Um, and it’s, it’s just phenomenal to see, I think like, um, it’s just phenomenal to see that what it’s going to end up doing is just allowing the creative people to focus on the creative part. And it’s going to standardize the parts of the business creation process that can be standardized for the world.
And by the way, it doesn’t matter if it’s legging. It could be a T brand or a macho brand. I was in the warehouse and someone’s launching a coffee line or sorry, a coffee brand, or sorry, a chocolate brand like chocolate bars. And I’m like, okay. Like, like, cool. Like, whoa, we’ll take the photos. And like, I hope you are in whole foods one day.
And we will happily work with whole foods to get your stuff there. If you put it in an order to ship your product to a whole foods distribution center, uh, kind of cool to see
Andrew: All right. I do.
wish that. So I usually end the interviews by, by the way.
Ronak: I do.
Andrew: You do. Alright, so I’d been, I, I got to Austin, I’ve been recording out of an office and I’m not enjoying the being in an office thing lately, even though I’m usually the person who loves being in an office, I just want to be outdoors.
I want to be by the water. I want to, so I’ve been trying to figure out a way to make it work. And I think I’ve got away, but I also know that I need to hit mute from time to time. I’m here at some people. When I pass gas, told me about Mozart. I’ve been here before. It’s a nice spot, right by the water. Um, I think I’ve got it.
We’ll see. Listen, if you’re listening to me in the audience, here’s my email address. Give me feedback directly to me. Tell me, can you hear anything? What do you think of this? Is this adding to the vibe? Did you even notice that I was outside of the office? It’s firstname.lastname@example.org. Andrew. It makes her do.com.
All right. And for you row, the website is Pietro studio.com. I think you need a better domain. Don’t you think? Is that wrong for me
Ronak: Um, it isn’t wrong from your say? I would say?
if it wasn’t pietro.com, I’m all yours. And if you, if you own petra.com, which
Andrew: Let’s see. Pietro has taken.
Ronak: you have your own piatra.com,
this strip mall in Japan, um, please, please please contact me. And we will compensate you for this domain, but, but at the very least, please just respond to my emails.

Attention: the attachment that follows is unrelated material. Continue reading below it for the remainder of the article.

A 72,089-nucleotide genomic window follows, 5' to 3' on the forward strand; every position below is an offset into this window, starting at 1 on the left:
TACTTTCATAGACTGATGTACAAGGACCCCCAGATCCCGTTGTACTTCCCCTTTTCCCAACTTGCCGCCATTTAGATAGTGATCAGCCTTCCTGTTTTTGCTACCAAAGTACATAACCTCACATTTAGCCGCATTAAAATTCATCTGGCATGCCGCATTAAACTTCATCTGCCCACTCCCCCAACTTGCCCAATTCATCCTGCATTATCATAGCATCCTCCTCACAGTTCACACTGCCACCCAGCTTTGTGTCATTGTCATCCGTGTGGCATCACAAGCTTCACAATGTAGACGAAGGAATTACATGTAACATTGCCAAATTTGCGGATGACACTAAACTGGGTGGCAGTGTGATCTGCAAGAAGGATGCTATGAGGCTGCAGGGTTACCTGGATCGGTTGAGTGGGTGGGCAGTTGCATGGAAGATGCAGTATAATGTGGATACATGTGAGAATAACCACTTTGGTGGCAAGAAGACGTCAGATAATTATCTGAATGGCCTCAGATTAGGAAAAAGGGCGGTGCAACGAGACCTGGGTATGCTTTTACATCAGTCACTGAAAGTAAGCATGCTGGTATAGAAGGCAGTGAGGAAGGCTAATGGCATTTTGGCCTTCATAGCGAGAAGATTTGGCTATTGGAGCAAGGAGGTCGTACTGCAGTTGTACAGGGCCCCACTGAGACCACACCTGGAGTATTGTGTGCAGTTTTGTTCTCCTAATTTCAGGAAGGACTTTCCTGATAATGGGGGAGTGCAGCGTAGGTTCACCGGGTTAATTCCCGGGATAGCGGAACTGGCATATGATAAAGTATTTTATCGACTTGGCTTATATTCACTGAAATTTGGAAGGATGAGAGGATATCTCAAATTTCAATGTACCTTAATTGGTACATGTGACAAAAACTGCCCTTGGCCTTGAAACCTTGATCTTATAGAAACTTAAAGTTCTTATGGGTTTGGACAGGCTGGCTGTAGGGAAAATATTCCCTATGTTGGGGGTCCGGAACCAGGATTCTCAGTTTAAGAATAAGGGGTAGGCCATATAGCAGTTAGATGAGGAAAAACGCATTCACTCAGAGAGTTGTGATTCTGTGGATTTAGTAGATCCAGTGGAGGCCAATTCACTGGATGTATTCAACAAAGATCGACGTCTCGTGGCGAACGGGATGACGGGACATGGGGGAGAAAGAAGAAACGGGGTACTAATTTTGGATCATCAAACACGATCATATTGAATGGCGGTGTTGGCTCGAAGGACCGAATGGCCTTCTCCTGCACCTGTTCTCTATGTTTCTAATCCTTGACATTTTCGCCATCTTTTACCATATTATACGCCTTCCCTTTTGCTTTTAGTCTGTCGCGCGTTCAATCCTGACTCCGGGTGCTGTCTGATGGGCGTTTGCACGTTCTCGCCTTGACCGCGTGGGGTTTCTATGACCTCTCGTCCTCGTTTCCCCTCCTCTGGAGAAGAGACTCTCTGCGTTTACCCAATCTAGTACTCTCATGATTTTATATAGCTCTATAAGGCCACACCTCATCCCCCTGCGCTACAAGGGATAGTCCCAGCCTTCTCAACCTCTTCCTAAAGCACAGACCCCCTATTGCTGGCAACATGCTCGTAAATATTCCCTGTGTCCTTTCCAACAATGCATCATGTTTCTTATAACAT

And if you want to see who I am as a doctor, I’ve gotten so far where I’ve gotten someone in Japan to go find the PR, but it’s like, it’s a strip mall. That’s rundown. Like it’s hard to find the owner. Um, but I, I will, I will compensate the, the person who comes forward and says they own pietro.com happily.
Andrew: They don’t even seem to be using it at
all. Am I right
Ronak: Nope. Yeah. They’re not. It’s. That’s. What’s cool.
Andrew: Maybe Michael Seiger who’s been listening for a long time will help us out with this. He’s the guy who created domain Sherpa DNA academy. He’s, he’s helped so many other people get their domains. Maybe he’s listening or someone can pass a note on to him
about this. Um, what’s the name? Pietro come from.
Ronak: So it’s interesting. Pietro is actually stone in Italian
and it comes from
our jewelry roots. Um, and a few people know this, but the, the, the, we had a couple of different names. And as we were thinking about a brand that can both scale up and has solidity and, uh, like a luxurious feel, right. Which is important for jewelry trustworthiness.
Um, and then it was ultimately actually chosen by Anna Wintour, which few people don’t know. This is the first time I think I’m publicly saying this, which is, um, we were. We were going through a bunch of different ideas. And, uh, this one came across. One of our employees knows her is related to her. And so this came across and she was like, that’s the one that we’re like, you know what?
Let’s just go with this one. Um, so I’ve been told that story publicly, but it’s a pretty funny one, I think. Um, and, and when we stuck by now, we love it.
Andrew: Um, impressive, actually. All right. So it.
is email@example.com for anyone who wants to go check out the site. Right. And I want to thank my two sponsors who made this interview happen. The first, if you need a website hosted, go to hostgator.com/mixergy. And the second, when you’re ready to do email marketing, get started with the company that you’re going to love later on, too.
Not just the day you sign up and that is send in blue, go to send in
blue.com/mixergy RO. So good.
Ronak: Thank you so much, man. I’ll come back anytime.